Flavones (mg)−0.400.147−0.420.0270.030.5470.030.584−0.840.064−0.580.074
Flavonols (mg)−0.030.297−0.030.1180.020.535−0.010.3460.030.3660.000.862
Flavonones (mg)0.010.3700.000.2340.010.4100.000.4130.000.7110.000.727
Anthocyanidins (mg)−0.070.148−0.070.0120.010.605−0.020.0590.030.585−0.010.848
Isoflavones (mg)0.050.9300.010.8910.210.2040.180.188−0.980.288−0.050.402

aModels were adjusted by age, sex, physical activity, medication use, and obesity comorbidities. Models were not adjusted for total energy intake and dietary supplements because they are the DII® components. AST, aspartate aminotransferase; ALT, alanine aminotransferase; GGT, gamma-glutamyl transferase; NAFLD-FLS, Nonalcoholic Fatty Liver Disease Liver Fat Score; FLI, Fatty Liver Index; FIB-4, Fibrosis Index based on four factors. DII®, Dietary Inflammatory Index; hs-CRP, high sensitivity C-reactive protein; IL-6, interleukin-6; TNF-α, tumor necrosis factor-alpha.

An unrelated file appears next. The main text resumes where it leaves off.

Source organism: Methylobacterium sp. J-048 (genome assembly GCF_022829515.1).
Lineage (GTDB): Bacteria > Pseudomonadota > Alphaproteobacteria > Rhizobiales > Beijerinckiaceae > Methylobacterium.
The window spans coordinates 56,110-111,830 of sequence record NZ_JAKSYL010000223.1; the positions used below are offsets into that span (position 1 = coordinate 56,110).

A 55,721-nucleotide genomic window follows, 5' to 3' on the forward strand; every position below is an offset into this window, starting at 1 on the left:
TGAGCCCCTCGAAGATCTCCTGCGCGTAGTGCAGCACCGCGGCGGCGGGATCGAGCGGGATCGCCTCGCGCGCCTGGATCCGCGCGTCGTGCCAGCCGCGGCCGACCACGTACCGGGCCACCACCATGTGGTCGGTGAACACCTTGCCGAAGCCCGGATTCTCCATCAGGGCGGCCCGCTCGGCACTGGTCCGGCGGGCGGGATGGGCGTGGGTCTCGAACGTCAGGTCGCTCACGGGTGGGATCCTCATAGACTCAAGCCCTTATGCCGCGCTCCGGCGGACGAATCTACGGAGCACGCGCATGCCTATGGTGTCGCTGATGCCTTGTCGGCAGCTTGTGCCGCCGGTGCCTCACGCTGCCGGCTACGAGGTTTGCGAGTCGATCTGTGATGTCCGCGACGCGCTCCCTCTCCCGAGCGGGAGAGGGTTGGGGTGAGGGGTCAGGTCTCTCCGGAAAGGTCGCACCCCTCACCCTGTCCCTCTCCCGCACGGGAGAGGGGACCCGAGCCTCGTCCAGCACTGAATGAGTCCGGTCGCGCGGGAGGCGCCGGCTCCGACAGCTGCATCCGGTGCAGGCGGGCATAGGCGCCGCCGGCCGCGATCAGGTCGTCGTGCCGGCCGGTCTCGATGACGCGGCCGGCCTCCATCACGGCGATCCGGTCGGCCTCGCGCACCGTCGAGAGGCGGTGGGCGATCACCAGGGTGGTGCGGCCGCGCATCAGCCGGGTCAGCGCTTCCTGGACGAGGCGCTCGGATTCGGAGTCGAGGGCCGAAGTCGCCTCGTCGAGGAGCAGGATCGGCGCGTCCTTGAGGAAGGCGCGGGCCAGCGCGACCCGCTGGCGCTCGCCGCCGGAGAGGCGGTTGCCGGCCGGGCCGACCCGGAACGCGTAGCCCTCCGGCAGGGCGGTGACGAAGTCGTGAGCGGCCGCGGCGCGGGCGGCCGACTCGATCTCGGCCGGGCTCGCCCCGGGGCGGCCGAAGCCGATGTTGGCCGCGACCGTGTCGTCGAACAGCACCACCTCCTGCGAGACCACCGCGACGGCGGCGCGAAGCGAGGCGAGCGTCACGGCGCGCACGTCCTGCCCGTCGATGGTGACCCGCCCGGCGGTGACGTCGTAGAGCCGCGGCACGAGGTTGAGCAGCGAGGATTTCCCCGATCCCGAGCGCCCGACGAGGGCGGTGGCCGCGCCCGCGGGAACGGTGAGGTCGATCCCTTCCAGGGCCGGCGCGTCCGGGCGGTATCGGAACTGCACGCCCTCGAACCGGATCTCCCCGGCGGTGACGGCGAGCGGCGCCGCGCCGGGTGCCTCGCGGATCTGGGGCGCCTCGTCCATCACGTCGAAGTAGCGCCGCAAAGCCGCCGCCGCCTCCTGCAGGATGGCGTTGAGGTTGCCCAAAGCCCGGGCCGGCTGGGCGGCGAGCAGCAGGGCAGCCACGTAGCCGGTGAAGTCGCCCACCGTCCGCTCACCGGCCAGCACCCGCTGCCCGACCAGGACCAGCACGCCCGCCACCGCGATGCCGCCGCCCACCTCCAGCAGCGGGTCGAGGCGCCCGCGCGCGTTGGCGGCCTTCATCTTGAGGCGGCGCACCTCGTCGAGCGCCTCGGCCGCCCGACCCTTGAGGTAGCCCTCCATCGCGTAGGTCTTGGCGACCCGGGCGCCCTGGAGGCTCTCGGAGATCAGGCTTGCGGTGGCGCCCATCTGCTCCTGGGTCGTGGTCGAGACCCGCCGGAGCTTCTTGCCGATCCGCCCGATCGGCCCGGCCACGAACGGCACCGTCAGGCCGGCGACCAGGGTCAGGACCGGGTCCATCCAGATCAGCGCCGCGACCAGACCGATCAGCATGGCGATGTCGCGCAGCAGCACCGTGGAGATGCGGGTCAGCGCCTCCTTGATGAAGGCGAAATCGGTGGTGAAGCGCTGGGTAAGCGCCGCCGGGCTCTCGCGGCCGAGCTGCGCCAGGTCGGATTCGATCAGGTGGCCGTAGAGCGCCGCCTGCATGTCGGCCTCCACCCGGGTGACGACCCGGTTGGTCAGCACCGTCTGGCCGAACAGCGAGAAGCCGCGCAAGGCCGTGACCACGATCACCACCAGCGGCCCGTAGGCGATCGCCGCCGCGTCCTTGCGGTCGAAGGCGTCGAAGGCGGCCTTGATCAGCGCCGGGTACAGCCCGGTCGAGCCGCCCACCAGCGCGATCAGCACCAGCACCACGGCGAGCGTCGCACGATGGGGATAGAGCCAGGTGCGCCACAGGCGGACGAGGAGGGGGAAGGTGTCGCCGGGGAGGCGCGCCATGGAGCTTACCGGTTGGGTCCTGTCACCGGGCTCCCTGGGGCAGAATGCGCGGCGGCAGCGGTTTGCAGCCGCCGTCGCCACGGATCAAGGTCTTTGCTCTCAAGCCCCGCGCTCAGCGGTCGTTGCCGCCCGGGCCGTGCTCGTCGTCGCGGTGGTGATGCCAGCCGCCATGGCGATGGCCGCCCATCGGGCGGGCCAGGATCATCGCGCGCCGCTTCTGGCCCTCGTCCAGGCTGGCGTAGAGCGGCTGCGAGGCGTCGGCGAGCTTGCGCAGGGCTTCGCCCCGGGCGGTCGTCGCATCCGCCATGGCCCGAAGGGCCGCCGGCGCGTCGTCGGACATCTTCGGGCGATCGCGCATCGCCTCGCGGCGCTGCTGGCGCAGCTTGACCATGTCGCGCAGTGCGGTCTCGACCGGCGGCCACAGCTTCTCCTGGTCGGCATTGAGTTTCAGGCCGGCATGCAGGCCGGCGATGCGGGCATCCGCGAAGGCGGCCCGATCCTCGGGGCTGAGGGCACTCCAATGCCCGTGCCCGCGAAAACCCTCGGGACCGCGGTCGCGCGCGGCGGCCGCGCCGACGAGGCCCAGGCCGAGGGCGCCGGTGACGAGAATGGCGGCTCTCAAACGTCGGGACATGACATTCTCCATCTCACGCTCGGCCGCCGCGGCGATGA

4. Discussion

The present randomized controlled trial that compared the effects of two energy-restricted dietary interventions on anthropometry, body composition, and biochemical parameters and the non-invasive parameters of liver status in younger adults with obesity resulted in noteworthy improvements in liver enzymes, and in hepatic status indices. Both dietary groups achieved significant improvements in their anthropometric and body composition parameters, with no significant difference between them after the 6 months of the trial. Participants that consumed an energy-reduced anti-inflammatory diet achieved a greater reduction in total body weight, while participants in the CD group obtained slightly larger reduction of total fat tissue and visceral adipose tissue associated with improvement in FLI and FIB-4. The AID group achieved a more significant reduction of GGT and similar of FLI. An important contributing factor to adverse clinical outcomes, including NAFLD’s pathophysiology, is excess body weight [37]. For that reason, weight loss management had been suggested as the most important factor for NAFLD treatment [37,38].